A new position statement on the use of hormone therapy (HT) for menopausal and postmenopausal women from The North American Menopause Society (NAMS) has been published online today in the Society's journal, Menopause. "The ...

Women can breathe sigh of relief when using vaginal estrogen to treat menopause symptoms

October 11, 2017
News flash... hot flashes aren't the only bothersome symptom of the menopause transition. Many postmenopausal women also experience sexual dysfunction and urinary problems that don't require estrogen pills but, rather, can ...

Despite effectiveness women remain skeptical of hormones at menopause—what's the problem?

October 11, 2017
Women today have more options than ever before for treating their menopause symptoms, although hormone therapy still ranks as the most effective treatment for debilitating symptoms such as hot flashes. A new study demonstrates, ...

For post-menopausal women, vaginal estrogens do not raise risk of cancer, other diseases

August 16, 2017
Women who have gone through menopause and who have been using a vaginal form of estrogen therapy do not have a higher risk of cardiovascular disease and cancer than women who have not been using any type of estrogen.

Traumatic events take toll on the heart

October 11, 2017
Today it seems about everything has been shown to lead to heart disease. Of course smoking is bad for you, as is high blood pressure. There's even mounting evidence that psychosocial factors can cause heart problems. A new ...

Recommended for you

Study compares athlete and truck driver, identical twins

July 20, 2018
When it comes to being fit, are genes or lifestyle—nature or nurture—more important? Researchers at San Francisco State University, CSU Fullerton and Cal Poly, Pomona removed the nature part of the equation by studying ...

Secondhand smoke causing thousands of still births in developing countries

July 20, 2018
The study reveals that more than 40% of all pregnant women in Pakistan are exposed to secondhand smoke—causing approximately 17,000 still births in a year.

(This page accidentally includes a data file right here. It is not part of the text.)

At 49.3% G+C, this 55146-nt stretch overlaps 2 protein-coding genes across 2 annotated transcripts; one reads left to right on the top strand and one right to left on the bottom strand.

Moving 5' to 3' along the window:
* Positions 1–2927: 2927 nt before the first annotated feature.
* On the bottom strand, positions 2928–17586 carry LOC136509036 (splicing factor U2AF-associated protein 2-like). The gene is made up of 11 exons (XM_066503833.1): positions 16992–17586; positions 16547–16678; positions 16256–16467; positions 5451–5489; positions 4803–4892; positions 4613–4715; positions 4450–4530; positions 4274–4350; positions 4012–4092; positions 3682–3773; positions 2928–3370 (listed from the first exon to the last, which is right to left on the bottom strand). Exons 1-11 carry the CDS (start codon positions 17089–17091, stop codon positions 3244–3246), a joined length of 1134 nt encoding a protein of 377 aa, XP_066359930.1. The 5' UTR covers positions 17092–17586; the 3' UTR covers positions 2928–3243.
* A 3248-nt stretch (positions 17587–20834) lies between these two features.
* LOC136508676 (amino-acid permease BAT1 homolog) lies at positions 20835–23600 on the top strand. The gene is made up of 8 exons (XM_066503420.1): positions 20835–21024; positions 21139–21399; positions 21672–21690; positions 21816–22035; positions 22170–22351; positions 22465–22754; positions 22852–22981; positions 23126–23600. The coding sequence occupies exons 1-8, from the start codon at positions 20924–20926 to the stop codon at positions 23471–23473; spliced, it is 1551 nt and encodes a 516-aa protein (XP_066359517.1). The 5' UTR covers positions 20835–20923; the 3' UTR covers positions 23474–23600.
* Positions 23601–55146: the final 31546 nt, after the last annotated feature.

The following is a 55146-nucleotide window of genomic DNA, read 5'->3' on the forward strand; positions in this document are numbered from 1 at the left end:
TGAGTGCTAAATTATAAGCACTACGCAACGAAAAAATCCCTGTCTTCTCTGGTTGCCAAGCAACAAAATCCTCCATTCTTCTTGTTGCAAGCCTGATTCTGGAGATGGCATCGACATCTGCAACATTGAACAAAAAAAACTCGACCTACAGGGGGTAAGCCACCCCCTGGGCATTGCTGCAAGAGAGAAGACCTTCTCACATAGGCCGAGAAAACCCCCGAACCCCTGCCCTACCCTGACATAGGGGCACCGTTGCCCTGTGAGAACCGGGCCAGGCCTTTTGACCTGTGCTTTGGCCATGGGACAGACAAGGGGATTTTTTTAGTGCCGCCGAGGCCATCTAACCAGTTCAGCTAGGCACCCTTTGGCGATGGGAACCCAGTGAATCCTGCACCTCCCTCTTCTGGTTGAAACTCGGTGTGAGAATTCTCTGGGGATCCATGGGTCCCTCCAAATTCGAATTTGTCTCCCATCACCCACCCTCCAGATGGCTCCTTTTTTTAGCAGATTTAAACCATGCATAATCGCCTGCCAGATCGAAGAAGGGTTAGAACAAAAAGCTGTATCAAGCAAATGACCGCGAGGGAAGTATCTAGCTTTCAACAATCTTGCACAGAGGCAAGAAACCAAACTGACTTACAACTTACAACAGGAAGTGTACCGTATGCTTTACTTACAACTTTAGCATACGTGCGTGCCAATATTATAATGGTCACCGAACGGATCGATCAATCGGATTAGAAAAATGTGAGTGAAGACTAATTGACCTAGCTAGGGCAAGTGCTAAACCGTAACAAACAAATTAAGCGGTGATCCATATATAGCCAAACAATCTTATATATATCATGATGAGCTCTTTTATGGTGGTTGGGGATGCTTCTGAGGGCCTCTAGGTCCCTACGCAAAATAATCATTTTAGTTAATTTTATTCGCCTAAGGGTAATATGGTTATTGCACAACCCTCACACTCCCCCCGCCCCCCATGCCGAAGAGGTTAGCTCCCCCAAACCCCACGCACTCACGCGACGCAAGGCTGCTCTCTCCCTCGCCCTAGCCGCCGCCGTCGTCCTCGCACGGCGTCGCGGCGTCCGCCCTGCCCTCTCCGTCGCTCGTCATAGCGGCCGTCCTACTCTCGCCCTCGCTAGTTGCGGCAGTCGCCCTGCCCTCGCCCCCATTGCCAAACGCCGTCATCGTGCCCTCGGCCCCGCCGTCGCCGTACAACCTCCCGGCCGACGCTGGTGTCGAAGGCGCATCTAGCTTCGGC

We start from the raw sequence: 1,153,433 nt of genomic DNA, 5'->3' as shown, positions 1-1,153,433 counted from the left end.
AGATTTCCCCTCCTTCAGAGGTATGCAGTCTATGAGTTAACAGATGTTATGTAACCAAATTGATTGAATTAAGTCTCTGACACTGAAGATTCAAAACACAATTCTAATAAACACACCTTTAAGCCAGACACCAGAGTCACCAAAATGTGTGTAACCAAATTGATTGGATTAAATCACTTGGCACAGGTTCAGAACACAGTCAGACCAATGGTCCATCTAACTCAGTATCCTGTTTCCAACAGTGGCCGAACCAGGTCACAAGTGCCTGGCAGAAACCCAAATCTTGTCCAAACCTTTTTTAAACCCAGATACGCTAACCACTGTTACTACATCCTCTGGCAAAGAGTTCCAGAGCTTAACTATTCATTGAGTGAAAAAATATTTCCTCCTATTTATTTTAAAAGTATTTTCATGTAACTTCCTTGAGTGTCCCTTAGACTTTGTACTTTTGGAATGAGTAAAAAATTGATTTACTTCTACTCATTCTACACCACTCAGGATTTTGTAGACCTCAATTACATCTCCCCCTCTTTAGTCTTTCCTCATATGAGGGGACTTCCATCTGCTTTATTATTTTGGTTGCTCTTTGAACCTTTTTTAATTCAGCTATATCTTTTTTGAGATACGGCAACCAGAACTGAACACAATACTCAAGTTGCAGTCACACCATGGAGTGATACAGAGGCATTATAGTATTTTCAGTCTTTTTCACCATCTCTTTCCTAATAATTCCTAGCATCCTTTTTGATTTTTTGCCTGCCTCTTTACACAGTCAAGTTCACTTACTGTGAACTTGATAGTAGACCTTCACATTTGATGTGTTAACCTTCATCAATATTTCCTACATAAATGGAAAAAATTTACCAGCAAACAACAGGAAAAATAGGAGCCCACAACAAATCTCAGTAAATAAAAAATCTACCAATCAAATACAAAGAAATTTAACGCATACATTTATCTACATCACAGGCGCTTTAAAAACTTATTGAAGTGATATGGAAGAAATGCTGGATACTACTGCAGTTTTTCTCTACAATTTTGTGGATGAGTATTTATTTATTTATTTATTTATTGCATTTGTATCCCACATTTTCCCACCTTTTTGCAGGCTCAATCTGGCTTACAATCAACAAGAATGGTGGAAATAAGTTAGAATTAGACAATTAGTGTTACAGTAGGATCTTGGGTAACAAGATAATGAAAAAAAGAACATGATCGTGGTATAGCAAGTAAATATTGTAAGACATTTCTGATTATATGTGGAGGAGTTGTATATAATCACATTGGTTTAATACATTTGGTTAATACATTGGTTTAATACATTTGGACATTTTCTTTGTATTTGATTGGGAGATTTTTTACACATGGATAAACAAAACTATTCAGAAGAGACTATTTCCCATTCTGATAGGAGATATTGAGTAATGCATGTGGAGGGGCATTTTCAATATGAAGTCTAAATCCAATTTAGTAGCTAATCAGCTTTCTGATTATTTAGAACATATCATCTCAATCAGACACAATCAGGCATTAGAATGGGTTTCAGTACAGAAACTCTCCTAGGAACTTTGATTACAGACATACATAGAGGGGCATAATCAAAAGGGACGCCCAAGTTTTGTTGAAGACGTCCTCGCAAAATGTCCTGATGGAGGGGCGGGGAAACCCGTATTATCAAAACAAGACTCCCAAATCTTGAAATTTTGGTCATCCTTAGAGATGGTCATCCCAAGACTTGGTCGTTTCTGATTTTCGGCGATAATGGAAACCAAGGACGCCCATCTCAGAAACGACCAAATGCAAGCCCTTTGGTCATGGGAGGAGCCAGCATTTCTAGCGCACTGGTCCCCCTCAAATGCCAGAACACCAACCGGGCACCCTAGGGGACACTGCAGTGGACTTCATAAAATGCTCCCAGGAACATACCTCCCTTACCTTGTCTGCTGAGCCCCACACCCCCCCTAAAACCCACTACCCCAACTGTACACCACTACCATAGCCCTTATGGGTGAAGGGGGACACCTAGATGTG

Eating iron-fortified grain improves students' attention, memory

July 18, 2018
Adolescent students in a rural school in India who consumed an iron-biofortified version of the grain pearl millet exhibited improved attention and memory compared to those who consumed conventional pearl millet, according ...

Sugar improves memory in over-60s, helping them work smarter

July 18, 2018
Sugar improves memory in older adults – and makes them more motivated to perform difficult tasks at full capacity – according to new research by the University of Warwick.

Vaping tied to blood clots—in mice

July 18, 2018
A new study involving mice raises another concern about the danger of e-cigarettes in humans after experiments showed that short-term exposure to the device's vapors appeared to increase the risk of clot formation.

Lowering hospitals' Medicare costs proves difficult

July 18, 2018
A payment system that provides financial incentives for hospitals that reduce health-care costs for Medicare patients did not lower costs as intended, according to a new study led by Washington University School of Medicine ...

0 comments

Please sign in to add a comment. Registration is free, and takes less than a minute. Read more

Click here to reset your password.
Sign in to get notified via email when new comments are made.